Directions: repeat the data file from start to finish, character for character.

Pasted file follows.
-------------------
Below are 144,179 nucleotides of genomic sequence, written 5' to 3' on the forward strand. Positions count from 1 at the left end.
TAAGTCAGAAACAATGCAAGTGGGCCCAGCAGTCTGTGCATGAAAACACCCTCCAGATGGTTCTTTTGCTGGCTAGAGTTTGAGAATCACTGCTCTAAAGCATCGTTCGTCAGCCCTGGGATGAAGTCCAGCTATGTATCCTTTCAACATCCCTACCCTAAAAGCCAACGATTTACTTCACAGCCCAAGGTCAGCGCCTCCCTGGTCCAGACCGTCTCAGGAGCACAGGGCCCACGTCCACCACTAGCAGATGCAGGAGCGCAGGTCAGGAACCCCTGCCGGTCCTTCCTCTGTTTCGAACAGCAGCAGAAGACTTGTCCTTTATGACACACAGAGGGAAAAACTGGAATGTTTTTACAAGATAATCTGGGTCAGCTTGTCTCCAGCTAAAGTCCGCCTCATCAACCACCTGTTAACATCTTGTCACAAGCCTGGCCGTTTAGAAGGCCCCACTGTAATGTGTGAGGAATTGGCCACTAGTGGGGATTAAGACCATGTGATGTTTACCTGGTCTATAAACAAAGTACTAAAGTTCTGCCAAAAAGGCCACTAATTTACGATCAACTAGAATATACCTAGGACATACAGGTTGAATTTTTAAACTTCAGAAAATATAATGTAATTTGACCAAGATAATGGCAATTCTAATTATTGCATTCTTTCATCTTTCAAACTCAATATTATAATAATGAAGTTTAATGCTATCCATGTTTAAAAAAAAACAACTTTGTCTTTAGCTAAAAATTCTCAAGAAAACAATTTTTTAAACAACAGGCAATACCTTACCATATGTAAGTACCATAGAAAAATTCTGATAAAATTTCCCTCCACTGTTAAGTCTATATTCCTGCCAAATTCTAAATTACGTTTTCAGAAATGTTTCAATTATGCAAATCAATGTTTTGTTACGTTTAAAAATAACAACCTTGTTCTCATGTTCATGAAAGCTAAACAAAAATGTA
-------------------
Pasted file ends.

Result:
Below are 144,179 nucleotides of genomic sequence, written 5' to 3' on the forward strand. Positions count from 1 at the left end.
TAAGTCAGAAACAATGCAAGTGGGCCCAGCAGTCTGTGCATGAAAACACCCTCCAGATGGTTCTTTTGCTGGCTAGAGTTTGAGAATCACTGCTCTAAAGCATCGTTCGTCAGCCCTGGGATGAAGTCCAGCTATGTATCCTTTCAACATCCCTACCCTAAAAGCCAACGATTTACTTCACAGCCCAAGGTCAGCGCCTCCCTGGTCCAGACCGTCTCAGGAGCACAGGGCCCACGTCCACCACTAGCAGATGCAGGAGCGCAGGTCAGGAACCCCTGCCGGTCCTTCCTCTGTTTCGAACAGCAGCAGAAGACTTGTCCTTTATGACACACAGAGGGAAAAACTGGAATGTTTTTACAAGATAATCTGGGTCAGCTTGTCTCCAGCTAAAGTCCGCCTCATCAACCACCTGTTAACATCTTGTCACAAGCCTGGCCGTTTAGAAGGCCCCACTGTAATGTGTGAGGAATTGGCCACTAGTGGGGATTAAGACCATGTGATGTTTACCTGGTCTATAAACAAAGTACTAAAGTTCTGCCAAAAAGGCCACTAATTTACGATCAACTAGAATATACCTAGGACATACAGGTTGAATTTTTAAACTTCAGAAAATATAATGTAATTTGACCAAGATAATGGCAATTCTAATTATTGCATTCTTTCATCTTTCAAACTCAATATTATAATAATGAAGTTTAATGCTATCCATGTTTAAAAAAAAACAACTTTGTCTTTAGCTAAAAATTCTCAAGAAAACAATTTTTTAAACAACAGGCAATACCTTACCATATGTAAGTACCATAGAAAAATTCTGATAAAATTTCCCTCCACTGTTAAGTCTATATTCCTGCCAAATTCTAAATTACGTTTTCAGAAATGTTTCAATTATGCAAATCAATGTTTTGTTACGTTTAAAAATAACAACCTTGTTCTCATGTTCATGAAAGCTAAACAAAAATGTA